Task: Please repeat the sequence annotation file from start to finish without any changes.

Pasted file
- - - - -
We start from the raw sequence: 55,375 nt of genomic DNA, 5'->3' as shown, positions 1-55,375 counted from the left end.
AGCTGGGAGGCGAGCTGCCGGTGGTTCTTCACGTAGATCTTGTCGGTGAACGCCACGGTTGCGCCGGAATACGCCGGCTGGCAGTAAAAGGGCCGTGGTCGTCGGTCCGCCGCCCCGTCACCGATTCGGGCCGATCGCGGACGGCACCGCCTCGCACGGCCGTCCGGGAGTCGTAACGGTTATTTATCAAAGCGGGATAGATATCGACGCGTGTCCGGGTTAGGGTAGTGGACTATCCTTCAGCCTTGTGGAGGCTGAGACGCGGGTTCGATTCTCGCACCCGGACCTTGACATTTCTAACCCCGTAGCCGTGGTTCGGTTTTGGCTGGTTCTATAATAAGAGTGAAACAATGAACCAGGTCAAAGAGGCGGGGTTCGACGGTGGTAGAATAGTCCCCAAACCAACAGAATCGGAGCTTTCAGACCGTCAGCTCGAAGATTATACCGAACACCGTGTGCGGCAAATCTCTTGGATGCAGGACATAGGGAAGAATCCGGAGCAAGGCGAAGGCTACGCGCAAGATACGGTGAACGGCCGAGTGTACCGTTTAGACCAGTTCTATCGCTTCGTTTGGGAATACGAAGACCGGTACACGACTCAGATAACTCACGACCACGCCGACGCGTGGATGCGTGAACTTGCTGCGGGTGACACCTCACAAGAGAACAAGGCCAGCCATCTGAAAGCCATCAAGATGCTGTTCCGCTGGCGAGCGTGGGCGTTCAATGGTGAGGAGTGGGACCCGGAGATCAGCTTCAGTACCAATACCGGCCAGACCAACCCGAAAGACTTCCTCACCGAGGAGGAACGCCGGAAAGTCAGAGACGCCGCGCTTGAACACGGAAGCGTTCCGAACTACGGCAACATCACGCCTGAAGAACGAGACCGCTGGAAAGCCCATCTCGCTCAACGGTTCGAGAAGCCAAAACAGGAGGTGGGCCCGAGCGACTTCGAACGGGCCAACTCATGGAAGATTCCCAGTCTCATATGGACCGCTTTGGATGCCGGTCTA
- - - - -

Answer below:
We start from the raw sequence: 55,375 nt of genomic DNA, 5'->3' as shown, positions 1-55,375 counted from the left end.
AGCTGGGAGGCGAGCTGCCGGTGGTTCTTCACGTAGATCTTGTCGGTGAACGCCACGGTTGCGCCGGAATACGCCGGCTGGCAGTAAAAGGGCCGTGGTCGTCGGTCCGCCGCCCCGTCACCGATTCGGGCCGATCGCGGACGGCACCGCCTCGCACGGCCGTCCGGGAGTCGTAACGGTTATTTATCAAAGCGGGATAGATATCGACGCGTGTCCGGGTTAGGGTAGTGGACTATCCTTCAGCCTTGTGGAGGCTGAGACGCGGGTTCGATTCTCGCACCCGGACCTTGACATTTCTAACCCCGTAGCCGTGGTTCGGTTTTGGCTGGTTCTATAATAAGAGTGAAACAATGAACCAGGTCAAAGAGGCGGGGTTCGACGGTGGTAGAATAGTCCCCAAACCAACAGAATCGGAGCTTTCAGACCGTCAGCTCGAAGATTATACCGAACACCGTGTGCGGCAAATCTCTTGGATGCAGGACATAGGGAAGAATCCGGAGCAAGGCGAAGGCTACGCGCAAGATACGGTGAACGGCCGAGTGTACCGTTTAGACCAGTTCTATCGCTTCGTTTGGGAATACGAAGACCGGTACACGACTCAGATAACTCACGACCACGCCGACGCGTGGATGCGTGAACTTGCTGCGGGTGACACCTCACAAGAGAACAAGGCCAGCCATCTGAAAGCCATCAAGATGCTGTTCCGCTGGCGAGCGTGGGCGTTCAATGGTGAGGAGTGGGACCCGGAGATCAGCTTCAGTACCAATACCGGCCAGACCAACCCGAAAGACTTCCTCACCGAGGAGGAACGCCGGAAAGTCAGAGACGCCGCGCTTGAACACGGAAGCGTTCCGAACTACGGCAACATCACGCCTGAAGAACGAGACCGCTGGAAAGCCCATCTCGCTCAACGGTTCGAGAAGCCAAAACAGGAGGTGGGCCCGAGCGACTTCGAACGGGCCAACTCATGGAAGATTCCCAGTCTCATATGGACCGCTTTGGATGCCGGTCTA